We know movie tickets are expensive, so let our movie columnist Jason Weiler give you the low-down on whether or not you should drop $11.50. This week he attends an interview with director Lee Daniels and revieviews his new film.
Lee Daniel’s latest feature is by far his most experimental, and perhaps even his most shocking. Known most widely for 2009’s “Precious: Based on the novel Push by Sapphire,” the unconventional director returns with one of the year’s most provocative films, and by far the most character driven. “I was drawn to the project by all the characters” says Daniels, “I’d met all these people in real life but never seen them together in this way.”
And boy do they come together beautifully. Set in 1960’s Florida, The Paperboy is wonderfully eccentric, headed by two particularly strong deliveries from Nicole Kidman and Zac Efron. Speaking on Efron, Daniels remembers when his name first appeared for consideration: “I didn’t want him at first, but he knew he had something to prove, and he did that from day one.”
While Efron’s performance is sure to establish him as a more serious actor, frankly Kidman is the star attraction. “She’s so deep, but tragic at the same time. She’s trash, but yet always in control, and so fun to watch,” gushes Daniels. Armed with a supporting cast consisting of Matthew McConaughey, John Cusack, David Olewoyo and Macy Gray, Daniels ambitiously pushes into the swamps of Florida and delivers a mesmerizing film.
The film shocks viewers at more than one point, which Daniels says is by design. “I love to push boundaries. I’ve always been most impressed by the films that are provocative and tell you the truth you don’t usually see, which is what we did with this one.” The film is an experimental project, even down to its filming technique, which is reminiscent of experimental films from the past few decades.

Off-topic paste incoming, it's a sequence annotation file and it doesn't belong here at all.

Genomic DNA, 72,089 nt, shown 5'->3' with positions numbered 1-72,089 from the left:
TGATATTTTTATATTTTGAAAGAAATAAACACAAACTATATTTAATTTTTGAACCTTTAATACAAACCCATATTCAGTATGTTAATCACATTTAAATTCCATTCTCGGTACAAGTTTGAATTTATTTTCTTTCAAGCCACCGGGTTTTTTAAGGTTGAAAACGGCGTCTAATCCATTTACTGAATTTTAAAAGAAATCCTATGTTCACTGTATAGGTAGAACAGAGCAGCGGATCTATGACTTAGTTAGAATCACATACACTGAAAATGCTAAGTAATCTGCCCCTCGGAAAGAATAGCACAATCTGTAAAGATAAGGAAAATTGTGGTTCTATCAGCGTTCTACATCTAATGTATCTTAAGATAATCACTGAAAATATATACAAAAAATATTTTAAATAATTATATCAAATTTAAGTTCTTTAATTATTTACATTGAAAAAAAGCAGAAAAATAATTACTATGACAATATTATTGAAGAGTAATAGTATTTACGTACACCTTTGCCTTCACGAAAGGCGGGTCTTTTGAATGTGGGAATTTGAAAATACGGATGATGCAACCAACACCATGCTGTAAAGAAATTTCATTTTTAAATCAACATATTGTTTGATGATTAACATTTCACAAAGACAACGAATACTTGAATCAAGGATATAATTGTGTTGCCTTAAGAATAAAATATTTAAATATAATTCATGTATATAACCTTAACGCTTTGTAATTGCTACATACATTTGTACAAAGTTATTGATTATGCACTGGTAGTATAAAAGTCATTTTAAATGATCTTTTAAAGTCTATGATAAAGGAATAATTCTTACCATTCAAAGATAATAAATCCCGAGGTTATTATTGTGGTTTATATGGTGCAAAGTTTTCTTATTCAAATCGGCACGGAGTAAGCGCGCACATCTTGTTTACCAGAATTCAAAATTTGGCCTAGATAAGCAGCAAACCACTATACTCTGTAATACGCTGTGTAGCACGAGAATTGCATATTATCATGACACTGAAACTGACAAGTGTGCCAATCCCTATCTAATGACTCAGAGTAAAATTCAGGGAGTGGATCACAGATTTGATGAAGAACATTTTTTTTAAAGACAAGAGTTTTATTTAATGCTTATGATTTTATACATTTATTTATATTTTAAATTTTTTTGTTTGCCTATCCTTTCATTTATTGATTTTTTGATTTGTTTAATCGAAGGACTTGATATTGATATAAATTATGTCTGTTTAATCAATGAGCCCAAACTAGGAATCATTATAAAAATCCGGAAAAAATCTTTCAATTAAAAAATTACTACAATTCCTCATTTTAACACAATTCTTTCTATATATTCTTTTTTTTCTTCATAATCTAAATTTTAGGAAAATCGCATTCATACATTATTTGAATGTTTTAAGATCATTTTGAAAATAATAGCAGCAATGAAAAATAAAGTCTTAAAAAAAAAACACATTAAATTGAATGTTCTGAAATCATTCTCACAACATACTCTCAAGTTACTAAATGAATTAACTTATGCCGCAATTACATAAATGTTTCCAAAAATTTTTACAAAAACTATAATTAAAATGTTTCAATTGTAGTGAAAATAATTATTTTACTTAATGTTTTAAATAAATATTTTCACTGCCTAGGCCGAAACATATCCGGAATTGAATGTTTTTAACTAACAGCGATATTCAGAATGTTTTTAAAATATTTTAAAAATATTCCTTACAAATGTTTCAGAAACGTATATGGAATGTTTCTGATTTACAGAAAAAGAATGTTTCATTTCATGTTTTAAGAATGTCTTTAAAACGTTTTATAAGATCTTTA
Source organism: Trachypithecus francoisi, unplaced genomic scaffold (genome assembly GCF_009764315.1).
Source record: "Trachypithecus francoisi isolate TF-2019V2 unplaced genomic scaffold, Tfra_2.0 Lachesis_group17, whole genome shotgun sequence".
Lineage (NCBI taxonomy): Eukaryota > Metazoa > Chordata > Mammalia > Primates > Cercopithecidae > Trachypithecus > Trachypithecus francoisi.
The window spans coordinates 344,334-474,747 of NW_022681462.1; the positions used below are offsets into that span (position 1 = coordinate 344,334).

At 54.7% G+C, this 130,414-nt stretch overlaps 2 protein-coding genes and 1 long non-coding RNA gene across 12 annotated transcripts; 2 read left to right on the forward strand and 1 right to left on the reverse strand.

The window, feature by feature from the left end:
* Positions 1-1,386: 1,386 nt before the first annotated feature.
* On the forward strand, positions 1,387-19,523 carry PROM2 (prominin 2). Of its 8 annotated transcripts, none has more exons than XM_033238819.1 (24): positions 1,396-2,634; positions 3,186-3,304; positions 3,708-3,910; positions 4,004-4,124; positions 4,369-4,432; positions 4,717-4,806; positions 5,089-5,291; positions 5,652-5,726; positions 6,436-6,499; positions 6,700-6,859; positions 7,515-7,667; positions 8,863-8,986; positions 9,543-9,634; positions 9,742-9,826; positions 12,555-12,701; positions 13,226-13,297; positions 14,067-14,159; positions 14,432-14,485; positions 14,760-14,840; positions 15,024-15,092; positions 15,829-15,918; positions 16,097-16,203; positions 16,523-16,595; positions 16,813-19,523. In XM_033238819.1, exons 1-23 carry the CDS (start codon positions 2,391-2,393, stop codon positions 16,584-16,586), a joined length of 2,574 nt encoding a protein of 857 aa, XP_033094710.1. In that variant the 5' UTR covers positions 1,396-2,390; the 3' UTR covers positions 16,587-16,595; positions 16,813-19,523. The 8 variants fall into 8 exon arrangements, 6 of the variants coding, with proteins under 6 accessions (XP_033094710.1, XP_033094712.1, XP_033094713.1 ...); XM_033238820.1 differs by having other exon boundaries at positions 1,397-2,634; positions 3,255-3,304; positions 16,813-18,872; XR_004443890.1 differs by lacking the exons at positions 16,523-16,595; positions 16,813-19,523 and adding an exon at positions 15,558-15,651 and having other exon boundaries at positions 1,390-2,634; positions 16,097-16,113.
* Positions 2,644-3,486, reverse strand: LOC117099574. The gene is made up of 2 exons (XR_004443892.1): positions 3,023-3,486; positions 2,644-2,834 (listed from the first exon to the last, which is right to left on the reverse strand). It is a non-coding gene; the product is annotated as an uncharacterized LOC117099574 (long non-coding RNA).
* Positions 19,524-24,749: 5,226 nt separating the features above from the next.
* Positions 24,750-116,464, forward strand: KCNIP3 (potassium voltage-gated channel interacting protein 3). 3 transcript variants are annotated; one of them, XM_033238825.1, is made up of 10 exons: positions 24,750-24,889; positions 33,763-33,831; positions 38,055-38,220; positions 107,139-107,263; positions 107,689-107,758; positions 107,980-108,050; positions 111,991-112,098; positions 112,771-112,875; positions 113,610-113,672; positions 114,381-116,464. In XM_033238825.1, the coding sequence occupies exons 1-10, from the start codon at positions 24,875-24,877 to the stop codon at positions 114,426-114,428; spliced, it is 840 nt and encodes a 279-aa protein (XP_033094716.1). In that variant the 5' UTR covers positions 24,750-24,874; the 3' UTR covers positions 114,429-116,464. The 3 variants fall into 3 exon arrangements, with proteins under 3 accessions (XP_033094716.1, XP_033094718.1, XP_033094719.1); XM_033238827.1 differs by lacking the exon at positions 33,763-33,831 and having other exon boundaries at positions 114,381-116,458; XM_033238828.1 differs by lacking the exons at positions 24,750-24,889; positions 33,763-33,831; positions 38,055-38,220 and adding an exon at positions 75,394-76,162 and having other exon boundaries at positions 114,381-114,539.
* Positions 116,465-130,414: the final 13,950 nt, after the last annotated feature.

Daniels remembers, “I watched a lot of movies from the ‘60s, because I wanted it to feel like an experimental film.” While at first these techniques might appear bothersome, eventually the nostalgia kicks in and it becomes clear why this choice was necessary for this unconventional story.
While there are many notable scenes in the film, Daniels has one in particular that resonates with him. “There’s a scene with Yardley (Olewoyo) where he reveals more about his true self. That was sort of my civil rights scene, because it reminded me of the things I had to do to get jobs in the past.
Eventually I knew I had to stop lying about myself, and to myself.” Though there are several scenes that are downright jaw dropping, Daniels notes that it’s important to understand that you can laugh at the film. Still, it’s violent, shocking, and just downright creepy. As a result, don’t be surprised if the film polarizes the masses. That being said, the film doesn’t hide anything about itself, and it is sure to find its audience.
Most importantly, it’s clear that Daniels is proud of his work, and isn’t too worried about the shock value of the product. “I’ve had people tell me they hated the film, and that’s fine. The important thing is that the film stays with them.”
FOGHORN GRADE: B
*Written by Jason Weiler, a contributing writer for the Foghorn; Sean Riordan is the Scene Editor